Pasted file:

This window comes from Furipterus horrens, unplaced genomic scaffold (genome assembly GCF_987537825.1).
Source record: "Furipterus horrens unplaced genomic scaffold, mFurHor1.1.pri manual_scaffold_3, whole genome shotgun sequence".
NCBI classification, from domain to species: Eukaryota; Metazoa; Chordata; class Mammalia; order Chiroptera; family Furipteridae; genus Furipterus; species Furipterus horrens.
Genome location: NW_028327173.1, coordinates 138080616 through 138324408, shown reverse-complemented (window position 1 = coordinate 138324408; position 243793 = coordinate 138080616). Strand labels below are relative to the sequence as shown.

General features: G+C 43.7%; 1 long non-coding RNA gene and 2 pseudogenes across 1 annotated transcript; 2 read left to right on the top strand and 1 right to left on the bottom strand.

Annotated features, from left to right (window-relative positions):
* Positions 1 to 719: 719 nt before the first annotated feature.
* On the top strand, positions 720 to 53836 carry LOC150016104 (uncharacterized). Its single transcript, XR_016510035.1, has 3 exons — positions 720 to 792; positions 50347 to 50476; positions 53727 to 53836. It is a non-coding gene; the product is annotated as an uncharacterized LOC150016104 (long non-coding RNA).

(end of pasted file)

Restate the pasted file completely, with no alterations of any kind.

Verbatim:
This window comes from Furipterus horrens, unplaced genomic scaffold (genome assembly GCF_987537825.1).
Source record: "Furipterus horrens unplaced genomic scaffold, mFurHor1.1.pri manual_scaffold_3, whole genome shotgun sequence".
NCBI classification, from domain to species: Eukaryota; Metazoa; Chordata; class Mammalia; order Chiroptera; family Furipteridae; genus Furipterus; species Furipterus horrens.
Genome location: NW_028327173.1, coordinates 138080616 through 138324408, shown reverse-complemented (window position 1 = coordinate 138324408; position 243793 = coordinate 138080616). Strand labels below are relative to the sequence as shown.

General features: G+C 43.7%; 1 long non-coding RNA gene and 2 pseudogenes across 1 annotated transcript; 2 read left to right on the top strand and 1 right to left on the bottom strand.

Annotated features, from left to right (window-relative positions):
* Positions 1 to 719: 719 nt before the first annotated feature.
* On the top strand, positions 720 to 53836 carry LOC150016104 (uncharacterized). Its single transcript, XR_016510035.1, has 3 exons — positions 720 to 792; positions 50347 to 50476; positions 53727 to 53836. It is a non-coding gene; the product is annotated as an uncharacterized LOC150016104 (long non-coding RNA).